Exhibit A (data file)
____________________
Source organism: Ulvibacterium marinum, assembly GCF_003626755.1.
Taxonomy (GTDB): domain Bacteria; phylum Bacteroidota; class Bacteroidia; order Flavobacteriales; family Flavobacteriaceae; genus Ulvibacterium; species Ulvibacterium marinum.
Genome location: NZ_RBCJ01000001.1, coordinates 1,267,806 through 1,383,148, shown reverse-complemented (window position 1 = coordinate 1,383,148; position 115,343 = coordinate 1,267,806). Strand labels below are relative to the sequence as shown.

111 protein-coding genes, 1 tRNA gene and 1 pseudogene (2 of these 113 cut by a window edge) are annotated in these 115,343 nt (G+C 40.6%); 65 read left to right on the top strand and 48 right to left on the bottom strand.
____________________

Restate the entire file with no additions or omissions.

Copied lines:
Source organism: Ulvibacterium marinum, assembly GCF_003626755.1.
Taxonomy (GTDB): domain Bacteria; phylum Bacteroidota; class Bacteroidia; order Flavobacteriales; family Flavobacteriaceae; genus Ulvibacterium; species Ulvibacterium marinum.
Genome location: NZ_RBCJ01000001.1, coordinates 1,267,806 through 1,383,148, shown reverse-complemented (window position 1 = coordinate 1,383,148; position 115,343 = coordinate 1,267,806). Strand labels below are relative to the sequence as shown.

111 protein-coding genes, 1 tRNA gene and 1 pseudogene (2 of these 113 cut by a window edge) are annotated in these 115,343 nt (G+C 40.6%); 65 read left to right on the top strand and 48 right to left on the bottom strand.